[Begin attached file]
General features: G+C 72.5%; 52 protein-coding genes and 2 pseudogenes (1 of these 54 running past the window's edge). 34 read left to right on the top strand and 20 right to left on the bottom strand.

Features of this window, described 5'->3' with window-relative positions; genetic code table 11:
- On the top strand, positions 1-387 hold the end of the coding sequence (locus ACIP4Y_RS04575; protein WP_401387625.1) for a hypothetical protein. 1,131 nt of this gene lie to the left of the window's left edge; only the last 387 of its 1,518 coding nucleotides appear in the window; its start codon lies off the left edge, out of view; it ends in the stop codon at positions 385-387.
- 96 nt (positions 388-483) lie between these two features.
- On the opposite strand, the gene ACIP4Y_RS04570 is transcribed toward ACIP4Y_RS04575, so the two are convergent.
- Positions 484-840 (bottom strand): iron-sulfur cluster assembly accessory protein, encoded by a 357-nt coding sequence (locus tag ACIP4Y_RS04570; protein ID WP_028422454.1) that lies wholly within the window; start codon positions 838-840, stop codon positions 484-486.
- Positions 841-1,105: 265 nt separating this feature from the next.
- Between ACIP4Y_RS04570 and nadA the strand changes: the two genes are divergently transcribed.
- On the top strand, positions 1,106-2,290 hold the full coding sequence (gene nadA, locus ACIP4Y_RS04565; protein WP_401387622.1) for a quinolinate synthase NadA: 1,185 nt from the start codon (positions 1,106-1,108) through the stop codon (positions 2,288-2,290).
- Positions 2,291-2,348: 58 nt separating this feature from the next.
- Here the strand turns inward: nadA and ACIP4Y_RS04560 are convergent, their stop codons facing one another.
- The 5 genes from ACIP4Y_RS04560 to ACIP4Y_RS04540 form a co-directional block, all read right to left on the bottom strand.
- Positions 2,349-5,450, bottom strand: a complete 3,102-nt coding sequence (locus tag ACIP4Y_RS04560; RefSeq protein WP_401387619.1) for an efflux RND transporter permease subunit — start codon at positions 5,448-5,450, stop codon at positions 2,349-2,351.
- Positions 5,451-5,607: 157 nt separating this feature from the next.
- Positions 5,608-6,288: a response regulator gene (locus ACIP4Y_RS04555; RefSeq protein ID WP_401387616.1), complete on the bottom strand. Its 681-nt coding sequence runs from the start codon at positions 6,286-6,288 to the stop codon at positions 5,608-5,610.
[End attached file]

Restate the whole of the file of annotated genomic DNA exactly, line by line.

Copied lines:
General features: G+C 72.5%; 52 protein-coding genes and 2 pseudogenes (1 of these 54 running past the window's edge). 34 read left to right on the top strand and 20 right to left on the bottom strand.

Features of this window, described 5'->3' with window-relative positions; genetic code table 11:
- On the top strand, positions 1-387 hold the end of the coding sequence (locus ACIP4Y_RS04575; protein WP_401387625.1) for a hypothetical protein. 1,131 nt of this gene lie to the left of the window's left edge; only the last 387 of its 1,518 coding nucleotides appear in the window; its start codon lies off the left edge, out of view; it ends in the stop codon at positions 385-387.
- 96 nt (positions 388-483) lie between these two features.
- On the opposite strand, the gene ACIP4Y_RS04570 is transcribed toward ACIP4Y_RS04575, so the two are convergent.
- Positions 484-840 (bottom strand): iron-sulfur cluster assembly accessory protein, encoded by a 357-nt coding sequence (locus tag ACIP4Y_RS04570; protein ID WP_028422454.1) that lies wholly within the window; start codon positions 838-840, stop codon positions 484-486.
- Positions 841-1,105: 265 nt separating this feature from the next.
- Between ACIP4Y_RS04570 and nadA the strand changes: the two genes are divergently transcribed.
- On the top strand, positions 1,106-2,290 hold the full coding sequence (gene nadA, locus ACIP4Y_RS04565; protein WP_401387622.1) for a quinolinate synthase NadA: 1,185 nt from the start codon (positions 1,106-1,108) through the stop codon (positions 2,288-2,290).
- Positions 2,291-2,348: 58 nt separating this feature from the next.
- Here the strand turns inward: nadA and ACIP4Y_RS04560 are convergent, their stop codons facing one another.
- The 5 genes from ACIP4Y_RS04560 to ACIP4Y_RS04540 form a co-directional block, all read right to left on the bottom strand.
- Positions 2,349-5,450, bottom strand: a complete 3,102-nt coding sequence (locus tag ACIP4Y_RS04560; RefSeq protein WP_401387619.1) for an efflux RND transporter permease subunit — start codon at positions 5,448-5,450, stop codon at positions 2,349-2,351.
- Positions 5,451-5,607: 157 nt separating this feature from the next.
- Positions 5,608-6,288: a response regulator gene (locus ACIP4Y_RS04555; RefSeq protein ID WP_401387616.1), complete on the bottom strand. Its 681-nt coding sequence runs from the start codon at positions 6,286-6,288 to the stop codon at positions 5,608-5,610.